Written by Phil Cerroni
By Amanda Casanova
The Irving Independent School Board narrowly voted to extend Superintendent Dana Bedden’s contract one more year in a decision that signified the political divisiveness of the board just months before the election.
Board president Ronda Huffstetler and trustees Gwen Craig, Jerry Christian and Valerie Jones voted for the extension at the March 3 meeting. Trustees Steven Jones, Larry Stipes and Gail Conder Wells voted against.
Huffstetler said in a letter sent out before Monday’s meeting that consideration of the contract extension is “the exact same procedure (the board) has followed for years.”
“On the calendar, (consideration of an extension) always comes after the evaluation,” she said. “We follow the guidelines established by the Texas Association of School Boards for superintendent contracts, evaluations and extensions, which say, ‘Contract extension is a common and accepted practice.’”
But the vote, which came just two months before May’s election, became a political move and split the board.
Adding to the arguments at the meeting was news that one candidate in the race for the District 6 trustee seat had been disqualified and another had dropped out. By default, Norma Gonzales, who has said she is not confident in the current administration, will run uncontested for the board seat.
With Gonzales’ support, the board could form a majority of trustees who are critical of the district’s leadership.
Speakers told the board that the vote was too close to the election, and a change in board members could also mean other changes for the district that would be costly.
“If you vote to give him another year and something changes, it will cost the district more money to get out of his contract,” Andrew Goldsmith said. “Let’s wait until May when the election’s over, then vote on this extension.”
With Gonzales remaining the District 6 trustee, there are two open seats on the board. In Place 5, incumbent Gwen Craig is facing Lee A. Mosty and Manuel Benavidez; and in Place 7, Mike Gregory and Randy Randle are vying for a seat.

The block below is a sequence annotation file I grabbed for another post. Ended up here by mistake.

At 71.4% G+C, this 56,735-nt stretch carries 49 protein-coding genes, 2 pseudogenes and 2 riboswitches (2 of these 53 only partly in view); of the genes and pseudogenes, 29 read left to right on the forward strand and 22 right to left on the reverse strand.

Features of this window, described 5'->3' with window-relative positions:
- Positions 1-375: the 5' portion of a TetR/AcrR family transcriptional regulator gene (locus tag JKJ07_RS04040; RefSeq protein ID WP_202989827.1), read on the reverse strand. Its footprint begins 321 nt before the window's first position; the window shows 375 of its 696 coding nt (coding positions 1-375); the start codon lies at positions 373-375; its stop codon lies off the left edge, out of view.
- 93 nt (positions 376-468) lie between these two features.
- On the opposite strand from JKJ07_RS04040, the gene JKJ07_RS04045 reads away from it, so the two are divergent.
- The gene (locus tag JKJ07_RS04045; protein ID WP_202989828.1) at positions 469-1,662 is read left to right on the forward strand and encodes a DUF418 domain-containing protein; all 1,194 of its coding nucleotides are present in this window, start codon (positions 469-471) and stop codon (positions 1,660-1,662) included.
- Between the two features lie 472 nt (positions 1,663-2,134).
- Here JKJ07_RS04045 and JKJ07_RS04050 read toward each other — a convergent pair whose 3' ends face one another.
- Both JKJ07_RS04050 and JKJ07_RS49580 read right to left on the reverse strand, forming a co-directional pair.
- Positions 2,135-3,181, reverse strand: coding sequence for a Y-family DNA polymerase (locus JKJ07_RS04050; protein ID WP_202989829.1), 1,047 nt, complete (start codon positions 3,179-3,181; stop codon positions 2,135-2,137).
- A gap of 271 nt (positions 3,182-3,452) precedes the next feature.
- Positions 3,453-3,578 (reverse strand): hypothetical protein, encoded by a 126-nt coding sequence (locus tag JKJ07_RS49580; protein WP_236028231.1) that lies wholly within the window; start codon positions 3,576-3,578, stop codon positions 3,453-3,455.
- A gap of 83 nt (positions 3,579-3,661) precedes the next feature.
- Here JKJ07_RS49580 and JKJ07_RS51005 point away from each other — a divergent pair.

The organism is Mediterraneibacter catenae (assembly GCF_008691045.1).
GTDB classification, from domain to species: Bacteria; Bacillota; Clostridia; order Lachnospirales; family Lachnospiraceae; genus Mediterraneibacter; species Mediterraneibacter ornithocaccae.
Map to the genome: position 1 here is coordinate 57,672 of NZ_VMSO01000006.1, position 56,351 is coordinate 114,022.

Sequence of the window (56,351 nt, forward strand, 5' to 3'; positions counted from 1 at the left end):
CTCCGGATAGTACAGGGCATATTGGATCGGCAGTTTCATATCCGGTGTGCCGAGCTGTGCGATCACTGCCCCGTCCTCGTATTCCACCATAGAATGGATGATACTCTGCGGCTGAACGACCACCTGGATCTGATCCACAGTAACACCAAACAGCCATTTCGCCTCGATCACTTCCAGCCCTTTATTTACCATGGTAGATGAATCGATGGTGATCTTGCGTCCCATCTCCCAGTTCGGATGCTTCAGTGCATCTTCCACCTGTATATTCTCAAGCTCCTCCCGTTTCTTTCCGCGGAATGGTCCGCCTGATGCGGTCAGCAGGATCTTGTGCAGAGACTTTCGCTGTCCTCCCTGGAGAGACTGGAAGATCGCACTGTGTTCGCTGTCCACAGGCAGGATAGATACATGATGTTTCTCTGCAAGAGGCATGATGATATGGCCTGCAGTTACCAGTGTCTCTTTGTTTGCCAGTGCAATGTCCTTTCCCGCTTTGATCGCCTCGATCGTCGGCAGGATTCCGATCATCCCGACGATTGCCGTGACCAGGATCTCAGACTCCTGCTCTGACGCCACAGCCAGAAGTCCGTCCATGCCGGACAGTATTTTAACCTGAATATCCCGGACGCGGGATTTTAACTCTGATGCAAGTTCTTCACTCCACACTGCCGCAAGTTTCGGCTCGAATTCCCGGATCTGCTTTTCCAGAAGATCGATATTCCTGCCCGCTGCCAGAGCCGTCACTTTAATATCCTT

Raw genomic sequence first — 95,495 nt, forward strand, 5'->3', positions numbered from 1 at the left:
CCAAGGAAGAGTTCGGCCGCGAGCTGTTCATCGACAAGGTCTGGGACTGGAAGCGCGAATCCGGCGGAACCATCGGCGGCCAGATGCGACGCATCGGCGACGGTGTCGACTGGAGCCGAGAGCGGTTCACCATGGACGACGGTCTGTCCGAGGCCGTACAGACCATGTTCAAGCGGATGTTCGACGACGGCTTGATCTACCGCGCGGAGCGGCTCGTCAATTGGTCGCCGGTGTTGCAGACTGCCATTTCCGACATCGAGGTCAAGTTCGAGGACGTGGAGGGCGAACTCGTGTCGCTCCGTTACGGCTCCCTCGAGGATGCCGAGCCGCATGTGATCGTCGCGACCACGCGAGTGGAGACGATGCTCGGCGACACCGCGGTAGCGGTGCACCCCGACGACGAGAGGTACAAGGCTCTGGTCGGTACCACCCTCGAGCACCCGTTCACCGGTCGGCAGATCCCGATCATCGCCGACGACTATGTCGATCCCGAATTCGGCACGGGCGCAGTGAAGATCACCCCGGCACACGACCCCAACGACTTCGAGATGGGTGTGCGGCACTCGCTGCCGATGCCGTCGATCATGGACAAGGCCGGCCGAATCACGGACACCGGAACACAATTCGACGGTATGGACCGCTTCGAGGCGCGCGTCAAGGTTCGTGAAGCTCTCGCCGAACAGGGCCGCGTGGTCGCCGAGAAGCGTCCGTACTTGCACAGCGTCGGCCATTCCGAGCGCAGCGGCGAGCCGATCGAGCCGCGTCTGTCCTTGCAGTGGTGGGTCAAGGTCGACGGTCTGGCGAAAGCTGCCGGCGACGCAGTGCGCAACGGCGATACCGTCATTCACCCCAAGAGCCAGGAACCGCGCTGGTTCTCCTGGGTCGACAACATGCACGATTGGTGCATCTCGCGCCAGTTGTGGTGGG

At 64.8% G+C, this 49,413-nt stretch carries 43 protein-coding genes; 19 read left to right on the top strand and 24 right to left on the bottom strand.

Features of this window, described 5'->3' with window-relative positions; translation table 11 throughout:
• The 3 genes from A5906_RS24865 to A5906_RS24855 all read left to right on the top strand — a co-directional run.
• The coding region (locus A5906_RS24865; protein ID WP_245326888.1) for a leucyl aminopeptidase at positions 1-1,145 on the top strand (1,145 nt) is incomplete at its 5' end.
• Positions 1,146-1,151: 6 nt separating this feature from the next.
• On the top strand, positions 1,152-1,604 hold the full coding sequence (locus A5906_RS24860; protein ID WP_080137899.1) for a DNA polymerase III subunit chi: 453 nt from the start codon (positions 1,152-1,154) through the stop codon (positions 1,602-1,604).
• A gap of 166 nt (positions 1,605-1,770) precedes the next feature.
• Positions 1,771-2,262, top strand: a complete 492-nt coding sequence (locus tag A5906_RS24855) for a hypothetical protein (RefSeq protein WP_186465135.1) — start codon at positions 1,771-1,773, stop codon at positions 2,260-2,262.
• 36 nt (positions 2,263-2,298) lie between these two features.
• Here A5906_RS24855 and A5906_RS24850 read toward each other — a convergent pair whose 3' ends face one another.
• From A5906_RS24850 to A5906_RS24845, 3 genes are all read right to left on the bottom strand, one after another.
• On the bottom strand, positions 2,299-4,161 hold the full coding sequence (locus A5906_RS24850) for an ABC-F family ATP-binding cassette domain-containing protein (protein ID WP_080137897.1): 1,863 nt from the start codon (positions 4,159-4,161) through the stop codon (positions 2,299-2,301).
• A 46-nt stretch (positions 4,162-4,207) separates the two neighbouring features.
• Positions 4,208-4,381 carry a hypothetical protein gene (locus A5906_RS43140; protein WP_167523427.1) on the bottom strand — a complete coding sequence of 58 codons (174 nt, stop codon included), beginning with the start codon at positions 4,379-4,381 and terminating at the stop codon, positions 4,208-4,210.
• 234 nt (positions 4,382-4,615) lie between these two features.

Early voting starts April 28 until May 7 and Election Day is May 11.
Last Updated on Wednesday, 13 March 2013 12:22
Written by Phil Cerroni
Candidates for Irving City Council Place 2, Rene’ Castilla, Kensley Stewart and Francis Schommer choose lots from a basket to determine their name placement on the election ballot. Allan E. Meagher also running for Place 2 is not pictured.
Last Updated on Wednesday, 13 March 2013 12:21
Written by Phil Cerroni
By Phil Cerroni
People rarely fix problems they don’t see on a regular basis, and they rarely do anything about problems they can ignore – a homeless dog will roam the streets, but a homeless teenager will shuttle himself from couch to couch, motel room to motel room – maybe that is why we have a $6 million animal shelter while teenagers catch a night’s sleep at the skate park. But people are working to change that.
In 2009, five women, calling themselves the Advocates for Homeless Teens, met with Irving Mayor Herbert Gears and were declared the official liaison for homeless teenagers. Since then they have worked tirelessly to help disadvantaged teenagers become the successful adults they have to potential to be. What separates the Advocates from most organizations that reach out to homeless kids is that they do not focus on all teens living on the street but only on those who are working to stay in high school and earn their diploma.